She cites with approval the views of Yury Nesterenko before he fled to the US that only a tiny number of Russians today are willing even to consider the argument that “Russia and Russians are not identical,” that the regime is not operating for the benefit of the population and never will (yun.complife.info/miscell/exodus.htm).
That has led the small number who do understand that to grasp at straws, at the few who turn up at meetings or at regime crisis that might lead to change, and failing that, at the possibility of continuing to live in emigration. But, Nesterenko writes, any hopes in the near term appear misplaced.
“Even if tomorrow Medvedev were to hang Putin and then shoot himself or both were blown up by terrorists … things nonetheless would not improve. This snake would throw off its skin” but not change its form. Therefore there is no reason to think that things are changing or will change soon.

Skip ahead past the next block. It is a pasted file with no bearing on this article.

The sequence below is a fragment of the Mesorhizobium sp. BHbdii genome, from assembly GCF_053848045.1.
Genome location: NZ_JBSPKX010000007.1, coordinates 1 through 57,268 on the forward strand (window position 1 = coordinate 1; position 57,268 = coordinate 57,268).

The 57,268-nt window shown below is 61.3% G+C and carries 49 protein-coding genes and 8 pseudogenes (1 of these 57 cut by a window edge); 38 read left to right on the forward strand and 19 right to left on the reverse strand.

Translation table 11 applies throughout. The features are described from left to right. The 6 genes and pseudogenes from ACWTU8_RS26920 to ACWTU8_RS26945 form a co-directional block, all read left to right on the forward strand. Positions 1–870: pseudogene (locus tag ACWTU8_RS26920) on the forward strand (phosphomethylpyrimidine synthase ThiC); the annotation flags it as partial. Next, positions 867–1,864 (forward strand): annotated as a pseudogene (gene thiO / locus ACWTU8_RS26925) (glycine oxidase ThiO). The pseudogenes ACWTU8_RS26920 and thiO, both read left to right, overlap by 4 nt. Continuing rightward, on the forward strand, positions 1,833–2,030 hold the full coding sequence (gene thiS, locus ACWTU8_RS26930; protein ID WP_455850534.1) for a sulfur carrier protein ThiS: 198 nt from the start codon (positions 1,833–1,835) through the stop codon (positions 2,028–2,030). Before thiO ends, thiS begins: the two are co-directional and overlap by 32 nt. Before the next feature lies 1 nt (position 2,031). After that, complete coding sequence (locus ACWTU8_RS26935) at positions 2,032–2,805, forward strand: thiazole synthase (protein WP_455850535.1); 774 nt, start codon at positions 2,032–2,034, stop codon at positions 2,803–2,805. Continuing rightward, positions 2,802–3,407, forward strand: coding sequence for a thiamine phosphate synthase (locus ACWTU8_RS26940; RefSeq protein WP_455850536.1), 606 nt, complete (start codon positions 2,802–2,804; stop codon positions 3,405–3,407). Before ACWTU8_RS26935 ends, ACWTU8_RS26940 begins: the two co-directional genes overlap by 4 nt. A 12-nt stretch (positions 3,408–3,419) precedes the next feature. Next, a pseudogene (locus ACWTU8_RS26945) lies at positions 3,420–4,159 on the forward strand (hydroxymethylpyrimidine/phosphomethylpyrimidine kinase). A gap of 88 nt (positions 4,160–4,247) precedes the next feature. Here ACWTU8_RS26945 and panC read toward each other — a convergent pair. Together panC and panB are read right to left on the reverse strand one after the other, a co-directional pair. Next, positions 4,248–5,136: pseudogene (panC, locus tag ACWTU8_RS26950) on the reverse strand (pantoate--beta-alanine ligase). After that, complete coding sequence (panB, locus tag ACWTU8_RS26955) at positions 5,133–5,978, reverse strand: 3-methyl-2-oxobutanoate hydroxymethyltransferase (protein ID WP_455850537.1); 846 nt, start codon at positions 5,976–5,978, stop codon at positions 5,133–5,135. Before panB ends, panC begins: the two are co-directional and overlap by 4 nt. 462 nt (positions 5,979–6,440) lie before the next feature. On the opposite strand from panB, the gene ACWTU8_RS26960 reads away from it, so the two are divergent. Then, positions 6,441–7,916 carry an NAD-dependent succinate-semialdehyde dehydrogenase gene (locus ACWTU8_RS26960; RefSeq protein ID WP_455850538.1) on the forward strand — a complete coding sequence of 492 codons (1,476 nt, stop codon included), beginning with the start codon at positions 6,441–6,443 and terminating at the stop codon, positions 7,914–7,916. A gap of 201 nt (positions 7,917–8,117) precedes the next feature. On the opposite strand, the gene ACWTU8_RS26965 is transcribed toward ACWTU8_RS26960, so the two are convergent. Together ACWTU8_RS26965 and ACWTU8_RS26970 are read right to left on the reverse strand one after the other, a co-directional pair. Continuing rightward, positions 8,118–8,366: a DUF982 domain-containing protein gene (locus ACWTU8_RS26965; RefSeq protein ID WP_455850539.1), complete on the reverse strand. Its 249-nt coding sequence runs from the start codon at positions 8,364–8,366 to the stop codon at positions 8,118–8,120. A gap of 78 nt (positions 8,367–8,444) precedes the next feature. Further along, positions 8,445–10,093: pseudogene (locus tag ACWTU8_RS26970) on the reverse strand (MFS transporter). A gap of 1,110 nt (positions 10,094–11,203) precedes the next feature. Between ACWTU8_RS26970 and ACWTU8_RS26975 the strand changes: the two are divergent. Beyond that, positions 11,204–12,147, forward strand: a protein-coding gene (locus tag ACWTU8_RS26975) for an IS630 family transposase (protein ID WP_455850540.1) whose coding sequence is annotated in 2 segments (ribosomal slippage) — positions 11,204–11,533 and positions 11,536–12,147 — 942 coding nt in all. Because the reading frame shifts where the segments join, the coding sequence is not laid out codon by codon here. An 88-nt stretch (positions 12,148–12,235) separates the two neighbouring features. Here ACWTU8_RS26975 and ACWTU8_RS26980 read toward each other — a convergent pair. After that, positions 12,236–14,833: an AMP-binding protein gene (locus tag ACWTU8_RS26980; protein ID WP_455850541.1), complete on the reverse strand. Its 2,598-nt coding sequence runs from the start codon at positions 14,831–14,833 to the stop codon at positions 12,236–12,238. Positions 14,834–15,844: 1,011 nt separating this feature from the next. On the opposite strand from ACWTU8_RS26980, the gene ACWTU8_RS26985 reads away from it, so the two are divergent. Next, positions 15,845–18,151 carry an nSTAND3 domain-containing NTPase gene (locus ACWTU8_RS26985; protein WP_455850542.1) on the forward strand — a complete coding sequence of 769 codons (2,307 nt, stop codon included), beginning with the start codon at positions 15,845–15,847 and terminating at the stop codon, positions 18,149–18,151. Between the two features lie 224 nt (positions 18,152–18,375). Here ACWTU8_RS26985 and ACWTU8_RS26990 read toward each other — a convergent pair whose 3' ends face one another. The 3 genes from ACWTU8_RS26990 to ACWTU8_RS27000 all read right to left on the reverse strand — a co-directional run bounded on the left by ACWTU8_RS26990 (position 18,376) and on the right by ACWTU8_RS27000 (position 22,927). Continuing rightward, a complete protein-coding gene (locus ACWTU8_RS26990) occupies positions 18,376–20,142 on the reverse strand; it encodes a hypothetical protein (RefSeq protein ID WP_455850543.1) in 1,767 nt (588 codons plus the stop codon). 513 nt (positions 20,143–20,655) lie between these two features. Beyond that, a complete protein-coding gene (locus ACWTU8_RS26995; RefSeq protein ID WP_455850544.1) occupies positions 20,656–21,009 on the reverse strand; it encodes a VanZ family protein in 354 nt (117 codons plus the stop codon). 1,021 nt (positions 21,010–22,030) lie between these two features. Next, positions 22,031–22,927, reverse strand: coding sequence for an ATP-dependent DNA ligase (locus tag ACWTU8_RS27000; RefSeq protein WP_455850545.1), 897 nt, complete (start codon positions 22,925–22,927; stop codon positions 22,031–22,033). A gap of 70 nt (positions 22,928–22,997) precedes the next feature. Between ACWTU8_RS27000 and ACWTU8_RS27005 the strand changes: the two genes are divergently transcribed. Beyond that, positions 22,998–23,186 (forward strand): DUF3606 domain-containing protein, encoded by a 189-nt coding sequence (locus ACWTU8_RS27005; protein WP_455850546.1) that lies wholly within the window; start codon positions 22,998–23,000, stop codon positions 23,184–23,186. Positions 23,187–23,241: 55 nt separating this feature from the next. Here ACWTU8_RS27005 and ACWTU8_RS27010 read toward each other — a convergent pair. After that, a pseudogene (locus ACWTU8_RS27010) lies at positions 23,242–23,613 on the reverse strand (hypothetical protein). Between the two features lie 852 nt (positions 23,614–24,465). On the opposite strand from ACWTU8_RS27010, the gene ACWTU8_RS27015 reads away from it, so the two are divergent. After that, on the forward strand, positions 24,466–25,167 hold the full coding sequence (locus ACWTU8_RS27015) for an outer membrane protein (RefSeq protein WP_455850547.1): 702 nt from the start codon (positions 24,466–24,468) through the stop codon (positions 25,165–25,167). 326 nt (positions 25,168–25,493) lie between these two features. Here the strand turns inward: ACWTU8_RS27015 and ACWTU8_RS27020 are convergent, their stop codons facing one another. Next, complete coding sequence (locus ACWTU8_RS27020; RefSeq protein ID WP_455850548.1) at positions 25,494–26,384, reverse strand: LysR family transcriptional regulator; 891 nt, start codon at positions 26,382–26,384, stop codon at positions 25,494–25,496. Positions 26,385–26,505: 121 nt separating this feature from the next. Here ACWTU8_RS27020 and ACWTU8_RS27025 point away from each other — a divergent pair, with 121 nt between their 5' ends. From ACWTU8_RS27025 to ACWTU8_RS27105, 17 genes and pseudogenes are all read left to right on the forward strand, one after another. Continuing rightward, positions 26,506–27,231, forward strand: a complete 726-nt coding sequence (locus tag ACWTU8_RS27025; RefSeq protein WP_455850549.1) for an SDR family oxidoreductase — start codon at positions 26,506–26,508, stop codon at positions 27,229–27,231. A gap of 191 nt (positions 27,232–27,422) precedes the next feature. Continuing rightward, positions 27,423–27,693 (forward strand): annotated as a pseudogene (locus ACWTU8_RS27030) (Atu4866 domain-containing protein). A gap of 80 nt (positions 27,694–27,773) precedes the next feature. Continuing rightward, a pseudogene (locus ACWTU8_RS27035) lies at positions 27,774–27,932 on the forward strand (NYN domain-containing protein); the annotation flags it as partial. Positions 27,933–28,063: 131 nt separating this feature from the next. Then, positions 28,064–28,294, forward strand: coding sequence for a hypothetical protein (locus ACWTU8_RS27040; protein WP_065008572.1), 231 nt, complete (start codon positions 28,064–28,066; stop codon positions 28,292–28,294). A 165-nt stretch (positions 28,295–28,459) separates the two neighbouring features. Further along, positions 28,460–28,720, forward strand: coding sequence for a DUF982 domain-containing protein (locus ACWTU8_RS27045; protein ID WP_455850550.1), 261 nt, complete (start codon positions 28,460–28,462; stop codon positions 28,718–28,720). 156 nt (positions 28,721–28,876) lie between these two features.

As a result, Nesterenko says, “the more wise people leave Russia, the ore quickly this evil empire will disappear and disappear once and for all.” The criminal state will collapse because the herd it has made the population into “will not be able to support its existence.”
Naumova says she has “her doubts” on this last point. First of all, she says, Nesterenko might be right if the West were to recognize that Putin’s Russia is a cancerous tumor; but increasingly its leaders are prepared for business reasons or their own convenience to connive with it to continue to exist.
Moreover, emigration will help Russia only if those who depart continue to fight for the implementation of what they believe in Russia. If they don’t – and unfortunately, many do not – then their departure abroad will only be “a plus for Putin” who will be only too glad to see them leave and thus stop causing him trouble.
What then should the 14 percent be doing? There is no chance of a revolt now, “even ‘the minority or the minority’ isn’t ready for this,” Naumova says. She says she understands this on the basis of Russian behavior in areas of the USSR occupied by the Germans. People didn’t revolt, but “they weren’t slaves. They hated and waited for a suitable moment to begin resistance.”